It’s pretty clear at this point that Hadoop will be more of an architecture add-on than a replacement for data warehouses. Especially since Teradata announced an expanded partnership with Hadoop distributor MapR this week.
Teradata sells a data analytics platform, services and other solutions, but its roots are solidly in the data warehouse. Actually, this year Teradata ranked as a leader in the 2014 Gartner Data Warehouse Database Management Systems Magic Quadrant, which should tell you something about the company’s focus.
Still, the company is aggressively promoting tools such as QueryGrid and Loom to help customers connect with Hadoop. Thanks to this new partnership, those tools will be integrated directly with MapR’s software, which will make it easier for existing Teradata customers to use their investments with Hadoop. InfoWorld has a concise piece on the deal, if you’re interested in the details.
This deal also includes giving MapR customers access to Teradata’s Consulting Services, which means these customers can receive more help with building a Hadoop architecture, data cleansing, data transformation and data science skills, according to the press release. Likewise, Teradata will be able to resell MapR software and professional services and provide customer support.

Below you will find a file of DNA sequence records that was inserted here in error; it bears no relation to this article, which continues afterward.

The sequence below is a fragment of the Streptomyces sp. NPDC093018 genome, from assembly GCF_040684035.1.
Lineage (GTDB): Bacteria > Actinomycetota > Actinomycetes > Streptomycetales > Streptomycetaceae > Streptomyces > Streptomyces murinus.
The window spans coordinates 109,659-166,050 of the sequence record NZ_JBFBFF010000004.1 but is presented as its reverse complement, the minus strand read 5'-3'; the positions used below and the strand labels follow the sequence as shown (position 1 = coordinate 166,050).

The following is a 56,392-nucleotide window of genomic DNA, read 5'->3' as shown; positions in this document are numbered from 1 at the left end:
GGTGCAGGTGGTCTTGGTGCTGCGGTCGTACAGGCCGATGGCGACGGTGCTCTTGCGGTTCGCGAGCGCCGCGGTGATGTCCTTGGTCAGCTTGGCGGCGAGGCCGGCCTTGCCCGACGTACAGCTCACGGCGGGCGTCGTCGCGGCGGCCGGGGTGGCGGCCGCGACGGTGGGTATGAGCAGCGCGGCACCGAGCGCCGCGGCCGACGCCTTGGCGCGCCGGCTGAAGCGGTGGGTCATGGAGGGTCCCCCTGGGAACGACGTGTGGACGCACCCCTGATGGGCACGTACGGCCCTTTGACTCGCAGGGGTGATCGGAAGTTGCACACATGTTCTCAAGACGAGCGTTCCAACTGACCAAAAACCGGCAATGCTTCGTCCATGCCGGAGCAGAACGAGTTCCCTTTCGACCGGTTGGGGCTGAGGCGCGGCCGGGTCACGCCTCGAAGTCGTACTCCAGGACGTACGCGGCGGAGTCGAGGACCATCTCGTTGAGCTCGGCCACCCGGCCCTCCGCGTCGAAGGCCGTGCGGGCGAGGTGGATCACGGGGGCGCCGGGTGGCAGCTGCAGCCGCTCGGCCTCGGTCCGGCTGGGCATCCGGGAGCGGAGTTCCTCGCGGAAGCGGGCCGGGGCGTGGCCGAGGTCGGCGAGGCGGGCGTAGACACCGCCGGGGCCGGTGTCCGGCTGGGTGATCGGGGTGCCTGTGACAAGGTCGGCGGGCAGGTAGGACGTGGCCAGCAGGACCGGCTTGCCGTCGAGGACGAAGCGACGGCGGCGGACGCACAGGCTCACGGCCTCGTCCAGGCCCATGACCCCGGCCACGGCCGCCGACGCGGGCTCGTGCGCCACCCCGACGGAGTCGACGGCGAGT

So, it’s a win for both MapR and Teradata customers, but it’s really awesome for overlapping customers, because it makes it easier to leverage data from both. Obviously, it also gives both businesses a way to grow their existing client bases.
But you know who may not be too keen on the deal? Hortonworks. The MapR/Teradata reveal happened roughly in sync with Hortonworks’ IPO revelations. This makes some wonder why Hortonworks is now launching its IPO and what Teradata’s potential role will be in that.
But as CMS Wire points out, until recently, Hortonworks enjoyed an exclusive advantage as a Teradata partner, going back to 2012. Last month, it revealed a similar deal with Cloudera, and now, with MapR, it supports all three major Hadoop distributions.
“What a huge win this is for Teradata,” writes CMS Wire Reporter Virginia Backaitis. “Only a few short years ago it looked like these Big-Data munching upstarts might marginalize the data warehouse giant , or even try to displace it, today Teradata is practically carrying them in through its customers doors and putting them on its pricelists.”
Loraine Lawson is a veteran technology reporter and blogger. She currently writes the Integration blog for IT Business Edge, which covers all aspects of integration technology, including data governance and best practices. She has also covered IT/Business Alignment and IT Security for IT Business Edge. Before becoming a freelance writer, Lawson worked at TechRepublic as a site editor and writer, covering mobile, IT management, IT security and other technology trends. Previously, she was a webmaster at the Kentucky Transportation Cabinet and a newspaper journalist. Follow Lawson at Google+ and on Twitter.